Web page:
If you believe in the concept of forking reality, maybe there is some chance, that, somewhere, in some universe, there will exist a more thrilling or heart-wrenching first round series than the one taken part in by the Vancouver Canucks and Chicago Blackhawks.
And, somewhere, in those alternate realities, there may exist one where two million monkeys simultaneously leapt off two million backs, symbolically representing how Canuck fans must feel after finally dispatching the Chicago Blackhawks.
The Canucks took the series lead 7 minutes into Game 1 on a goal by Jannik Hansen, and the Blackhawks were playing catchup right until the conclusion of Game 6, with Ben Smith’s overtime goal. The Canucks struck early in Game 7, to re-take the series lead, with Jonathan Toews scoring his first goal of the series late to tie both. The played from behind all series, and they fought valiantly, clawing their way back from a 3-0 series deficit and from four seperate one-goal deficits in Games 6 and 7, or match points three and four.
It took a roller coaster game from Alex Burrows, a player who was not even supposed to have an NHL career just five years ago, who had scored the first goal missed two glorious chances, missed on a penalty shot, and took a penalty 200 feet from his own net in overtime of a Game 7. He also managed to corral a rolling puck that he picked out of the air on a failed clearing attempt from Chris Campoli. As a player who had lived through the pain associated with consecutive 2nd round defeats at the hand of the Blackhawks, that rolling puck that eluded Corey Crawford was more of a Godsend than a goal.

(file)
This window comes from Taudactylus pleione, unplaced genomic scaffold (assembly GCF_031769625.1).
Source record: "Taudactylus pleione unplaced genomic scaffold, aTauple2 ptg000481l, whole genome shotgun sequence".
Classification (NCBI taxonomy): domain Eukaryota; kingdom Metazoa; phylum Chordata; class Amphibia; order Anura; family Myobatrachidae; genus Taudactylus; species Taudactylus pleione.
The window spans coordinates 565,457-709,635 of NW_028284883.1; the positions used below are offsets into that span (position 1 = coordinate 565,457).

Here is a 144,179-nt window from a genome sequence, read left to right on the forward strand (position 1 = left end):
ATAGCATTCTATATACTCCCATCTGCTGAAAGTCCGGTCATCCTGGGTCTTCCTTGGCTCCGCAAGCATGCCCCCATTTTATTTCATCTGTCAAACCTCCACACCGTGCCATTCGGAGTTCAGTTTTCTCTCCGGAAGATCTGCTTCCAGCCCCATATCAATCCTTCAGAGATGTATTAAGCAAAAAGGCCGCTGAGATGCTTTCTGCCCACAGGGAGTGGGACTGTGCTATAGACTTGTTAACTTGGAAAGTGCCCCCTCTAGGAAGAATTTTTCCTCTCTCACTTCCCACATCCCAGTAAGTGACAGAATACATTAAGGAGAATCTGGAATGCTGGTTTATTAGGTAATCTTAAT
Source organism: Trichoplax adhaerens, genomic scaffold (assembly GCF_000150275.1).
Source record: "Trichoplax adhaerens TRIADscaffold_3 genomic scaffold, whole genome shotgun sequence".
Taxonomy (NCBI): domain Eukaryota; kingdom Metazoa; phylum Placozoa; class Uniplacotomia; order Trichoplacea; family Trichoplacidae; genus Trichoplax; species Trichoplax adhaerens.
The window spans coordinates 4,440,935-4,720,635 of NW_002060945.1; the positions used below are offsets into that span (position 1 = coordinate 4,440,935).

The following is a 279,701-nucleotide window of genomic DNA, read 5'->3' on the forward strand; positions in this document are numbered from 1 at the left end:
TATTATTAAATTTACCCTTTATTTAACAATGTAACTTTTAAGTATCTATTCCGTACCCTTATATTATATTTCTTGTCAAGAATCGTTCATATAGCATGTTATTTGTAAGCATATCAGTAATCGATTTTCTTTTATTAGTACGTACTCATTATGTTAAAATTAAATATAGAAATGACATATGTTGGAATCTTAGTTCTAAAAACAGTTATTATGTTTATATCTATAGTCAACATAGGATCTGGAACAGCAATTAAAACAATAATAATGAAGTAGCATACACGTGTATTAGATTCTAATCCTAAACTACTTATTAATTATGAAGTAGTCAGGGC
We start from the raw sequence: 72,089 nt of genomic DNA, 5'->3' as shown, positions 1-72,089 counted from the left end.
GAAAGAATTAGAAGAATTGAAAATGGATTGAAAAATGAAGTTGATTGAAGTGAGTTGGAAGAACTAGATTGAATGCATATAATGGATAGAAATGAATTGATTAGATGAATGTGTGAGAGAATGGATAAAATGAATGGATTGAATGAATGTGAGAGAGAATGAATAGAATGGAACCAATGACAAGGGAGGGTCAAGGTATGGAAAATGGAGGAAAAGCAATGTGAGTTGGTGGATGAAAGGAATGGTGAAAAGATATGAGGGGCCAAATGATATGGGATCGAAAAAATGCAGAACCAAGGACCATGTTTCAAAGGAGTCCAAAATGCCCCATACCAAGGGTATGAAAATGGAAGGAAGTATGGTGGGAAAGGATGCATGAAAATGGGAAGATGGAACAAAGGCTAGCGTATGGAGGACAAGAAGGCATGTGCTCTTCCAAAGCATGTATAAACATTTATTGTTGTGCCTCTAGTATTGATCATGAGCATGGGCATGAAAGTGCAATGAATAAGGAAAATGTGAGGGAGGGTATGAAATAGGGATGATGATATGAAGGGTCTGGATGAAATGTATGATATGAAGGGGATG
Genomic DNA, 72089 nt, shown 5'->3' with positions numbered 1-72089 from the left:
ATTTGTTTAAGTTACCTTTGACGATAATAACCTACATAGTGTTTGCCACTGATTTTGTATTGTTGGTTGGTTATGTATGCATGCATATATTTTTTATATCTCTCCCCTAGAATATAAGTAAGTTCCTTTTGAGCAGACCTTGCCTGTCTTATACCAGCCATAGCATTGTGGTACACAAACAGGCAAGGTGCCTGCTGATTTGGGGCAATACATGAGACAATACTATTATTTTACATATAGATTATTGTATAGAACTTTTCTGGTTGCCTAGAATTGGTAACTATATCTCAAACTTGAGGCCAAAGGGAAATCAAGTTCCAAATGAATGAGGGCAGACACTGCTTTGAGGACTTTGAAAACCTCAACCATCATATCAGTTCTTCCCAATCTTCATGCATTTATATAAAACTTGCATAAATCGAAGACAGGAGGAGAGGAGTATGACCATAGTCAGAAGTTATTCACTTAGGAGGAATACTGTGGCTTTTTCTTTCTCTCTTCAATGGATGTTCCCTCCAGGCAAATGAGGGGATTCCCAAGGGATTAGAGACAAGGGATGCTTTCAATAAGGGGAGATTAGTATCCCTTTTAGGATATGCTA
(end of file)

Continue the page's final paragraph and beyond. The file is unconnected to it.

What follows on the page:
Not to be outstaged, the series may not have gotten to this point without the brilliant play of Corey Crawford throughout. He had a .927 save percentage in the series and kept the Blackhawks alive through a second period dominated by Vancouver. In the third, he came up with a hat-trick of saves, one in particular off of Ryan Kesler, who went goal-less in the series, who had the whole net open, save the small bit covered by the glove of Crawford.
Goaltending dominated the Vancouver headlines coming into the game. Cory Schneider’s surprise Game 6 start led to some head-scratching and second-guessing, but Canuck coach Alain Vigneault came back with Luongo for Game 7, and he played good, not great, with the exception on this one right-to-left save off of Patrick Sharp in overtime.
Offensively, Chicago had issues. Jonathan Toews was shut down by Ryan Kesler throughout the series, only scoring the one late shorthanded goal in Game 7. He had four goals and 12 points last time around. Patrick Kane, who had three goals in 2010 and six goals in the 2009 series against Vancouver, dried up with a single goal this time around. In the end, Ben Smith and Dave Bolland alone couldn’t keep the Canucks from advancing.
Canuck fans can sleep well tonight, with Burrows having dispatched their rival. For the first time in three years, it was a Canuck player, Alex Burrows, who delievered the dagger. As Craig MacTavish said on TSN after the game, “I cannot imagine another series that can touch this from this point forward.”
Not for a while.
The Canucks will face the Nashville Predators in the second round.